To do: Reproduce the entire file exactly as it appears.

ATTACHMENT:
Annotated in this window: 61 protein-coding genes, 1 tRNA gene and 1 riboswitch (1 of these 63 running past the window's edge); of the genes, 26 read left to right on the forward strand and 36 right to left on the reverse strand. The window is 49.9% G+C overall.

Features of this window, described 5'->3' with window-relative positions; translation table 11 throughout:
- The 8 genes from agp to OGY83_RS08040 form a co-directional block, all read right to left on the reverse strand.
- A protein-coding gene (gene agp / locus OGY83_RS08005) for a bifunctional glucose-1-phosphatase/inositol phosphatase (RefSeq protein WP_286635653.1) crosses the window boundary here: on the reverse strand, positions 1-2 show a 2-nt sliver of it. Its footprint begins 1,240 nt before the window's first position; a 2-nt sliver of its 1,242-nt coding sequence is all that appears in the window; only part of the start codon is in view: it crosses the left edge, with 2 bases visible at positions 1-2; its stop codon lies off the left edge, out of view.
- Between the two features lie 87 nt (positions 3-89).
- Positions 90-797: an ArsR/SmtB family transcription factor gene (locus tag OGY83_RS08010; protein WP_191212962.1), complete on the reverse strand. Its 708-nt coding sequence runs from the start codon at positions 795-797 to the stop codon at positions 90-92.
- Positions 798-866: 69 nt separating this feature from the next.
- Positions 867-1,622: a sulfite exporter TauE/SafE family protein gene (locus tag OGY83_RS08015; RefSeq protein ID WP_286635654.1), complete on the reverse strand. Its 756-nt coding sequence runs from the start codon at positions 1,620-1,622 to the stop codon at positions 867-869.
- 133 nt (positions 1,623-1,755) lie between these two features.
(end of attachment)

Annotated in this window: 61 protein-coding genes, 1 tRNA gene and 1 riboswitch (1 of these 63 running past the window's edge); of the genes, 26 read left to right on the forward strand and 36 right to left on the reverse strand. The window is 49.9% G+C overall.

Features of this window, described 5'->3' with window-relative positions; translation table 11 throughout:
- The 8 genes from agp to OGY83_RS08040 form a co-directional block, all read right to left on the reverse strand.
- A protein-coding gene (gene agp / locus OGY83_RS08005) for a bifunctional glucose-1-phosphatase/inositol phosphatase (RefSeq protein WP_286635653.1) crosses the window boundary here: on the reverse strand, positions 1-2 show a 2-nt sliver of it. Its footprint begins 1,240 nt before the window's first position; a 2-nt sliver of its 1,242-nt coding sequence is all that appears in the window; only part of the start codon is in view: it crosses the left edge, with 2 bases visible at positions 1-2; its stop codon lies off the left edge, out of view.
- Between the two features lie 87 nt (positions 3-89).
- Positions 90-797: an ArsR/SmtB family transcription factor gene (locus tag OGY83_RS08010; protein WP_191212962.1), complete on the reverse strand. Its 708-nt coding sequence runs from the start codon at positions 795-797 to the stop codon at positions 90-92.
- Positions 798-866: 69 nt separating this feature from the next.
- Positions 867-1,622: a sulfite exporter TauE/SafE family protein gene (locus tag OGY83_RS08015; RefSeq protein ID WP_286635654.1), complete on the reverse strand. Its 756-nt coding sequence runs from the start codon at positions 1,620-1,622 to the stop codon at positions 867-869.
- 133 nt (positions 1,623-1,755) lie between these two features.